Devoted to my fellow scuba-divers and those dreaming of it
In my first blog entry “The Diving Paradise,” I wrote about the amazing scuba-diving experience Maldives can offer. However, if you want to save some money without sacrificing the quality of diving, Egypt should be your choice. According to many authoritative Internet sources, the Red Sea remains on the top five diving sites list. Ras Mohammed, Shark and Yolanda Reefs, Eel Garden and Fisherman Bank are the must-see spots if you’re spending your vacation in Sharm el-Sheikh.
Sharm el-Sheikh is a popular touristic town situated on the Southern tip of the Sinai Peninsula. It features numerous luxurious five-star resorts, several internationally recognized diving shops and a rich night life, including a casino and some world renowned night clubs such as Pacha and Little Buddha. All the tourist attractions are located in the neighborhood of Na’ama Bay, which features a long promenade with hundreds of traditional Arabic restaurants where a mixed crowd of relaxing tourists and local inhabitants are slowly enjoying their meals, sipping cocktails and smoking shishas, also known as hookahs, in the pleasant coolness of the Egyptian night.
Na’ama Bay is where most of the diving shops are situated, so it’s perfect to go grab a beer after a wonderful but exhausting diving day. Moreover, most of the fellow scuba-divers also live either at Na’ama Bay or somewhere close by (it normally takes a 10-15 minute cab ride to get here from the most remote resort). So the usual routine for our diving community was to grab a couple drinks after a long tiring day so we could share all our overwhelming emotions about what each of us had seen that day. I have to tell you, it turns into a little competition when you dive with the same aficionados every day. The biggest “wows” would go to a person who saw a shark; manta-rays, turtles and other exotic creatures were also highly appreciated.
After that we normally had some rest and then met up again for dinners to enjoy rich Egyptian food, microscopic cups of strong flavored espresso and breathtaking sunsets. I remember experiencing this incredible feeling of relaxation, smoking hookahs and chatting with my fellow passionistas, sharing our funny or extreme diving stories and getting excited for the next day and what other unforgettable emotions it could bring for us.
In the morning a minibus normally picked us up at around five or six and bring us to the Werner Lau dive shop. Those of you who want to start with the Red Sea scuba experience I highly recommend this place not only because we became really good friends, but also because these guys were amazing instructors. I personally did my advanced course there, which didn’t interfere at all with the joy of dives themselves. There also were some rookies who just started their open water courses and some very experienced divers with rescue or dive master certificates and years of experience. However, nobody felt excluded or looked down upon. It was all about expectations and what that particular day could bring with it. At the dive shop, we would check our equipment and see if everything was ready to head over the boat. Hot coffees and teas were always served. Then we boarded and set off for another adventure. The trip to a diving site normally lasted for 30 to 45 minutes, but sometimes we went to really remote spots, and it would take us two or three hours to get there.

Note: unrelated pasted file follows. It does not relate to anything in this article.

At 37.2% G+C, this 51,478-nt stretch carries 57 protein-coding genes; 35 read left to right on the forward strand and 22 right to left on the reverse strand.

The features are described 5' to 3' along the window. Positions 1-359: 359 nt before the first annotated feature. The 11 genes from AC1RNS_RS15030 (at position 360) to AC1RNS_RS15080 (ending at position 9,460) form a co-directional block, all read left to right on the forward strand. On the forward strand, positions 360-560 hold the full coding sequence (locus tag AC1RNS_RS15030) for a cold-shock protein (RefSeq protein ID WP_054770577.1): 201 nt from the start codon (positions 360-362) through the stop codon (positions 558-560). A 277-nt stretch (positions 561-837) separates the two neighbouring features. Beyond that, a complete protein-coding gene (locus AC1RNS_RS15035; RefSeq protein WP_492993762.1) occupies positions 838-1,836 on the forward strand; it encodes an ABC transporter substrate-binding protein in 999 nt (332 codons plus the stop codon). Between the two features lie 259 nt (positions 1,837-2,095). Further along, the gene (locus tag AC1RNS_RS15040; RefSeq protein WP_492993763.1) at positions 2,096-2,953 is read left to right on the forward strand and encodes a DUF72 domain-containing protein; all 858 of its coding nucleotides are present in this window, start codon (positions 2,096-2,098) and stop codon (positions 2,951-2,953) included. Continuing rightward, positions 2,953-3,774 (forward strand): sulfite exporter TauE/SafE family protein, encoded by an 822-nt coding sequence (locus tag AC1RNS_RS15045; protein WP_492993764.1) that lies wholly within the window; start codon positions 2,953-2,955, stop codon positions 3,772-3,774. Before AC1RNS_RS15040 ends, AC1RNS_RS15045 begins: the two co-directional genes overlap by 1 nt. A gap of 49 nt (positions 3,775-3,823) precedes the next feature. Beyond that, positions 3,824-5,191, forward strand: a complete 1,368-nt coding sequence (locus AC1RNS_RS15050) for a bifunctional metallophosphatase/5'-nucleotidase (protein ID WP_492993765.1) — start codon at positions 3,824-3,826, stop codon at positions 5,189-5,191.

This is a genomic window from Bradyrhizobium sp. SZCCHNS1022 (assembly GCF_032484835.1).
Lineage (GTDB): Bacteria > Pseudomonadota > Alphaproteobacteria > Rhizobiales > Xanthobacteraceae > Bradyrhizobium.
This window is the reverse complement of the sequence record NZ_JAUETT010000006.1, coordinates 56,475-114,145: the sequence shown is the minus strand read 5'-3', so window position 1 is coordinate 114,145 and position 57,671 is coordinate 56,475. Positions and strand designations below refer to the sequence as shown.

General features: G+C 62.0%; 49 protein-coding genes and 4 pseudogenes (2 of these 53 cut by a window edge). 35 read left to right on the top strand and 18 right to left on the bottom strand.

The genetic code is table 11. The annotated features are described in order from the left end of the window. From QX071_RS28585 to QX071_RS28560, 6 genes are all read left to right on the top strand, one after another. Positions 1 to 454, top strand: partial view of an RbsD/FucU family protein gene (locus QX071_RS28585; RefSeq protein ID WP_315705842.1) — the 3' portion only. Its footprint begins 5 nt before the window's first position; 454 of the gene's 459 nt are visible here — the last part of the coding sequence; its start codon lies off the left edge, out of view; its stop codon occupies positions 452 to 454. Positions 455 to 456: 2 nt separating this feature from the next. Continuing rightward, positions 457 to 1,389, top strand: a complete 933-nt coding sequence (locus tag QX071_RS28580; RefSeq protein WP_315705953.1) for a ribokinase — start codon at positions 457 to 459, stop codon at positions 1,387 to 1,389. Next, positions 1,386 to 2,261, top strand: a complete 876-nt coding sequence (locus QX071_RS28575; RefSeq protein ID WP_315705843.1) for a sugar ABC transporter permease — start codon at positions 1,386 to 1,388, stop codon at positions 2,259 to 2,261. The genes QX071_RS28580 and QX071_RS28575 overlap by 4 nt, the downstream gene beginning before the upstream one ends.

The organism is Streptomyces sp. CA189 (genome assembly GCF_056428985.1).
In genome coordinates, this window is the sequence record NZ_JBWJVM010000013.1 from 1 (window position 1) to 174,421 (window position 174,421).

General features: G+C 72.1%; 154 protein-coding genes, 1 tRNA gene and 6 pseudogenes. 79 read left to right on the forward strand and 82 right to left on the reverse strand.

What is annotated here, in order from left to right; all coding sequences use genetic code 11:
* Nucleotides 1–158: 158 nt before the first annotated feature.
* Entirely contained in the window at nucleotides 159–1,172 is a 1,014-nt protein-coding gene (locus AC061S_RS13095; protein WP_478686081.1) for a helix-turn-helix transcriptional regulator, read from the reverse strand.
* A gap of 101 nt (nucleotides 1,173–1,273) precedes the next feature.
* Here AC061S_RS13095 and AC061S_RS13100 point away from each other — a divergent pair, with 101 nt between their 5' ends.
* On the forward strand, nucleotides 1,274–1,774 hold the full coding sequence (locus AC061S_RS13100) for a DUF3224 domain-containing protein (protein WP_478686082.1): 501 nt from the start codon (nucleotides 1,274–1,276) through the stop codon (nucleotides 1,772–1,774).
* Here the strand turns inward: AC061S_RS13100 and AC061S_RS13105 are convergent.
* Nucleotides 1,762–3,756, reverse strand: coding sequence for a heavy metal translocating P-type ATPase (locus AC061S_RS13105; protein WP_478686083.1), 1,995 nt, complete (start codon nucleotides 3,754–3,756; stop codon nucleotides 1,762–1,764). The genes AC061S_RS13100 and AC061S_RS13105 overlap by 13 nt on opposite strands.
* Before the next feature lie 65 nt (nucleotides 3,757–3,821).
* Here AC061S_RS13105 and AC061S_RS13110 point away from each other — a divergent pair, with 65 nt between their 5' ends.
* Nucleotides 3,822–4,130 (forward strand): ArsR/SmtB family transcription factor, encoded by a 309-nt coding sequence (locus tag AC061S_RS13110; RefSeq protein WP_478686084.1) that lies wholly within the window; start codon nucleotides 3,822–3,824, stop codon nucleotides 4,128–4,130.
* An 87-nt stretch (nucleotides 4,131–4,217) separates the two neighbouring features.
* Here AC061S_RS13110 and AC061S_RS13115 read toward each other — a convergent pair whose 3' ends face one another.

We usually had two dives in the morning, then lunch on a boat and then another two or three dives in the afternoon to be at Na’ama Bay right before it gets dark. I have to tell you, scuba-diving is an exhausting activity. It seems like all you have to do is just move your fins. But it’s way more than that. You have to control your breath to not use all your oxygen in the first 15 minutes. You have to control your buoyancy and make sure it’s always neutral, as you don’t want to sink or go up unexpectedly. Then assembling, carrying and disassembling all this heavy equipment eats up the rest of your energy. Sometimes you have to do it up to 10 times a day to make sure the equipment is ready and dry before your next dive. However, because all divers are feeding energy on pure passion and enthusiasm, you don’t normally notice how tired you are until the end of the day. That’s where hookahs help a lot =). By nine or ten in the evening, we were literally falling asleep. So if you want to combine a great scuba-diving semi-safari experience with crazy nights out, it might not work for you and you’d better choose one right away.
Scuba-diving in the Red Sea is just amazing. The water is warm and clear, and the visibility is perfect. When you start descending, you have this feeling of going to a different dimension, surrounded by bright multi-colored corals and hundreds of species of fish. Some of them are curious enough to follow divers all the way along. In Egypt, you get a chance to swim through the mysterious caves, explore the drowned wrecks and even feel a splash of adrenaline when you notice tiger sharks circling deeper at the bottom. One thing I know, it’s really hard to describe what you feel there, 80 feet under the water. It’s excitement, happiness, enchantment and even bewilderment when you stop being a controlling human and become just a patient observer of this miraculous world. That’s why I strongly encourage you to experience it yourself, and then you’ll understand what a devoted scuba-diver feels there.